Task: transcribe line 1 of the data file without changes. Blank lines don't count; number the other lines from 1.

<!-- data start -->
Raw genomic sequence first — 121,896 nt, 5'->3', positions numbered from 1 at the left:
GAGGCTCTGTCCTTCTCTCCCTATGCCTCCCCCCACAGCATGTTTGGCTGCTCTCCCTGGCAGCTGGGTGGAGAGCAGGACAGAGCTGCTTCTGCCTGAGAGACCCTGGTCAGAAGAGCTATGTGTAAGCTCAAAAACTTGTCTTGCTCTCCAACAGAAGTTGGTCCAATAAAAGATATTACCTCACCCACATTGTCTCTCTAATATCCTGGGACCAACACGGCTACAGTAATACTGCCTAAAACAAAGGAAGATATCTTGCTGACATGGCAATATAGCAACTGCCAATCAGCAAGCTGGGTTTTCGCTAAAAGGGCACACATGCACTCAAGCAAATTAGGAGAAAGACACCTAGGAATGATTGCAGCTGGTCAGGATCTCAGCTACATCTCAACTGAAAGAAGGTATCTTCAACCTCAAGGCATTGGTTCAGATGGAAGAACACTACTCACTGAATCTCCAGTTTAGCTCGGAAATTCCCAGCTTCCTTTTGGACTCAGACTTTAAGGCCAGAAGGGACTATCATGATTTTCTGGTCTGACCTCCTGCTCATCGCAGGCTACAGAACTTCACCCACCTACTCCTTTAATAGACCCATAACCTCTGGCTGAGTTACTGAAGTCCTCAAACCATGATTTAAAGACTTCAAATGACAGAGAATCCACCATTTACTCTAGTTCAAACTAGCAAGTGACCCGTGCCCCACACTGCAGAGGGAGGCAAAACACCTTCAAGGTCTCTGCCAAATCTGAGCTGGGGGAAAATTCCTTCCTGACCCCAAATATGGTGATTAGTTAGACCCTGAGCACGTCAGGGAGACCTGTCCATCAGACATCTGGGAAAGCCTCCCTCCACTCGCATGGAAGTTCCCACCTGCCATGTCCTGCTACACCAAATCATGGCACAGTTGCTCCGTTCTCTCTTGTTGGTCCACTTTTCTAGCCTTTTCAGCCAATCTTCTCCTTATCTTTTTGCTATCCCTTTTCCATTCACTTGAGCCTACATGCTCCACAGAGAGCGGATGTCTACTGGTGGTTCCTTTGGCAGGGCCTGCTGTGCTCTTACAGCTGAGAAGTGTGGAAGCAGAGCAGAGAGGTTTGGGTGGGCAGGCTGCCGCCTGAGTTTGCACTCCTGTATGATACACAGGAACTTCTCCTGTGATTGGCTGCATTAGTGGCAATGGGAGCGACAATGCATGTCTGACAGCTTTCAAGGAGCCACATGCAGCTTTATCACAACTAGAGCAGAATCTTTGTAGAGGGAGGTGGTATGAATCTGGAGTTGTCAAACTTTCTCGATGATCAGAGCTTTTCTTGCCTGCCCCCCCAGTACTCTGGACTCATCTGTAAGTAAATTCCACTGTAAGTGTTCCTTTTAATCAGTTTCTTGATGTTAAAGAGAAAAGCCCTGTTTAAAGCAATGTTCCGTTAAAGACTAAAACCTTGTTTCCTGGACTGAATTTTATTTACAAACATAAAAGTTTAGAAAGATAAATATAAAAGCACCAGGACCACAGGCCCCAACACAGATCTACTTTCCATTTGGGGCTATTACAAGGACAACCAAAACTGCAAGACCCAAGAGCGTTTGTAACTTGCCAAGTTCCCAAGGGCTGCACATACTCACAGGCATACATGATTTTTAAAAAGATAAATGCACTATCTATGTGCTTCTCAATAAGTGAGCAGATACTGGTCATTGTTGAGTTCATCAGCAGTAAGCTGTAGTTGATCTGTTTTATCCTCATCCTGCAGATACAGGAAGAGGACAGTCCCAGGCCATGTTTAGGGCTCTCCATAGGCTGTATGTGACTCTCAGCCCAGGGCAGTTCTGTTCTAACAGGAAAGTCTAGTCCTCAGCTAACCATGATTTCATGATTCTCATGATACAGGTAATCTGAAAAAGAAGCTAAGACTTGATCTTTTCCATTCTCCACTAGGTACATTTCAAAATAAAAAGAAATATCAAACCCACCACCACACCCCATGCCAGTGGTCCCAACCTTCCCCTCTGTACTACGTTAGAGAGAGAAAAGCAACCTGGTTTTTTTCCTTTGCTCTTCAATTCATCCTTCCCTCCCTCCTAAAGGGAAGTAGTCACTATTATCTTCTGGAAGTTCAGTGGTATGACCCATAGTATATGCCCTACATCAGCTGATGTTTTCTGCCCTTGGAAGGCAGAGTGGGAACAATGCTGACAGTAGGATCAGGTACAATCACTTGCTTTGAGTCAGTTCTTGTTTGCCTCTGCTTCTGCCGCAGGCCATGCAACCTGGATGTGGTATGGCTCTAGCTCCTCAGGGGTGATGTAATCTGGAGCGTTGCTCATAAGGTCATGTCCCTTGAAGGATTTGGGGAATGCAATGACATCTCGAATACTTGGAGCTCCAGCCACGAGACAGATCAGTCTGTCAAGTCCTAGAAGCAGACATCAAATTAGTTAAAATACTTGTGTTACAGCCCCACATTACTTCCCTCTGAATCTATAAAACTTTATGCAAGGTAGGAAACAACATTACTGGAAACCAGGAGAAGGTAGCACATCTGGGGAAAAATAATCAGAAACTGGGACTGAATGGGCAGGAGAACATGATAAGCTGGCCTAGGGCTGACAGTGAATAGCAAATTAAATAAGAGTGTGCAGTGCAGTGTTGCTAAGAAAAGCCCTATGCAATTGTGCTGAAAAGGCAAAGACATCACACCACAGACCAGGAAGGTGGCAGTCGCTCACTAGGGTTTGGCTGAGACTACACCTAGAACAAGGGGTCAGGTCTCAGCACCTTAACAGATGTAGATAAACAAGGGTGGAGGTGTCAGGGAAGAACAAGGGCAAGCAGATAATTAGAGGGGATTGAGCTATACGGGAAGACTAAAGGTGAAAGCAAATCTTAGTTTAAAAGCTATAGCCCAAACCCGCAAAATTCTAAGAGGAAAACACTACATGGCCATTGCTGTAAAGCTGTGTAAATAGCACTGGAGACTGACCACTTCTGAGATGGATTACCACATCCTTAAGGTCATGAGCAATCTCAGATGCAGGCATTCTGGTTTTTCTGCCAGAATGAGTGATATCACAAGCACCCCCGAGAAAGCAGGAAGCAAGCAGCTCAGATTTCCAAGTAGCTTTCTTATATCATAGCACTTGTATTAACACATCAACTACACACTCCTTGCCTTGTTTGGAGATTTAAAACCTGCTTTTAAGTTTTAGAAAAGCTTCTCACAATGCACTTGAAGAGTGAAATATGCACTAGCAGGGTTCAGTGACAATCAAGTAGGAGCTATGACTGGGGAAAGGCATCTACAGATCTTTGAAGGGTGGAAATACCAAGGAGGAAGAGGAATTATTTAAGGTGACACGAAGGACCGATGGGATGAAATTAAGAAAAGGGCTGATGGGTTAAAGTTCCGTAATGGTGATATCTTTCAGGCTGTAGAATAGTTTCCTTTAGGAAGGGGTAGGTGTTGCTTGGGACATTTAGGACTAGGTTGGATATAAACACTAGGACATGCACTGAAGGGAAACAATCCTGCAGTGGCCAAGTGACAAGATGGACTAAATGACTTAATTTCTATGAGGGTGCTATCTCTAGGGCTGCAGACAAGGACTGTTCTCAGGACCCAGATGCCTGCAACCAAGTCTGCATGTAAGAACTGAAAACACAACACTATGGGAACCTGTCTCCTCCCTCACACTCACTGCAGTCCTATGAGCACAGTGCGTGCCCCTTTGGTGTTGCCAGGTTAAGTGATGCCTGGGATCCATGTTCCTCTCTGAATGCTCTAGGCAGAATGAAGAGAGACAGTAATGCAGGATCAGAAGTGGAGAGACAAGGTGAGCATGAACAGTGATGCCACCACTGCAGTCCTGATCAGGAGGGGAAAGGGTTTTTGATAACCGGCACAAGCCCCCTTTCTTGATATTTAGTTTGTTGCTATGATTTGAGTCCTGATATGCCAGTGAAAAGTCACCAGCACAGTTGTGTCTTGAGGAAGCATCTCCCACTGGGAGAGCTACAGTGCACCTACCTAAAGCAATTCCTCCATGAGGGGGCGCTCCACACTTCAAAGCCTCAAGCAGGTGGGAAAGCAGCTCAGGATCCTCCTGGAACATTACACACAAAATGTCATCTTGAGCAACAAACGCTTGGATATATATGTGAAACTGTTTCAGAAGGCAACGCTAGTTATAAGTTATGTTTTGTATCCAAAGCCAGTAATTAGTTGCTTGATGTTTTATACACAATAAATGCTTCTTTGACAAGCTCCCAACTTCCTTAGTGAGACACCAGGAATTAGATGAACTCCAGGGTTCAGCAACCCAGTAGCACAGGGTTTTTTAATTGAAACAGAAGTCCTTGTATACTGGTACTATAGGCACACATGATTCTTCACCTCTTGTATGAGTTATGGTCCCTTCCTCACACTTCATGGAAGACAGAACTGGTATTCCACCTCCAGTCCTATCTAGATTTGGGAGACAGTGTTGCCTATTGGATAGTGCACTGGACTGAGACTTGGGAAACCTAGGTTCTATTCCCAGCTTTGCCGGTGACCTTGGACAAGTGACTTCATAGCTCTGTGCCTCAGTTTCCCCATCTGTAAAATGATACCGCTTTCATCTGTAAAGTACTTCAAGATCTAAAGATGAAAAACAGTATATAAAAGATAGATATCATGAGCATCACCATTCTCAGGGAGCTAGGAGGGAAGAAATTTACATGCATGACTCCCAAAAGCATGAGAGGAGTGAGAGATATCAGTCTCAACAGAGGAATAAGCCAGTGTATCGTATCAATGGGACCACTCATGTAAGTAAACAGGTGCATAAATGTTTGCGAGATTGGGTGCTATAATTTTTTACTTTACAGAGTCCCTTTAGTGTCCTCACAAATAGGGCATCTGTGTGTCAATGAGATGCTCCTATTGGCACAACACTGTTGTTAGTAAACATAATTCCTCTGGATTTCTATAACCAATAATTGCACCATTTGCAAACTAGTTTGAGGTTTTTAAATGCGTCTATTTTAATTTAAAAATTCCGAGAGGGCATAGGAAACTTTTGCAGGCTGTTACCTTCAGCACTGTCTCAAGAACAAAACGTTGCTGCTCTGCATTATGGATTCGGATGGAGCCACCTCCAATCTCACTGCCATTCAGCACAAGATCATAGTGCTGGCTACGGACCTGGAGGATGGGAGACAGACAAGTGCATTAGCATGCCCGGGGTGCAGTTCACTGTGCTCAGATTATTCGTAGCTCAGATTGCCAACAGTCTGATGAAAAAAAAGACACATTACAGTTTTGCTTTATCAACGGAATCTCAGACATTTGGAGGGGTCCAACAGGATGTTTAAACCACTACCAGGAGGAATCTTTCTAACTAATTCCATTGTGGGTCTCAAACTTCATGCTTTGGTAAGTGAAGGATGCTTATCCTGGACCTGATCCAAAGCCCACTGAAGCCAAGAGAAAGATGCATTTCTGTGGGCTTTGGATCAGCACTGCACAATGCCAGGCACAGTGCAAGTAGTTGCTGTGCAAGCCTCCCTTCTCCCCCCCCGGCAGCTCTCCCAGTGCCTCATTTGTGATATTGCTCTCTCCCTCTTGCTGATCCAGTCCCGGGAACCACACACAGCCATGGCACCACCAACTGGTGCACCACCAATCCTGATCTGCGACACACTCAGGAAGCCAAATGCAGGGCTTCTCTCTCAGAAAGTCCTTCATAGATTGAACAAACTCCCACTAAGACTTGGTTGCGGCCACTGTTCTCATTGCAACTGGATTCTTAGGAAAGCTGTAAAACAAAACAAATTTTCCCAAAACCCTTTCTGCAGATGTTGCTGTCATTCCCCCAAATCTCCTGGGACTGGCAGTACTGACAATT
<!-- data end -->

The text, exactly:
Raw genomic sequence first — 121,896 nt, 5'->3', positions numbered from 1 at the left: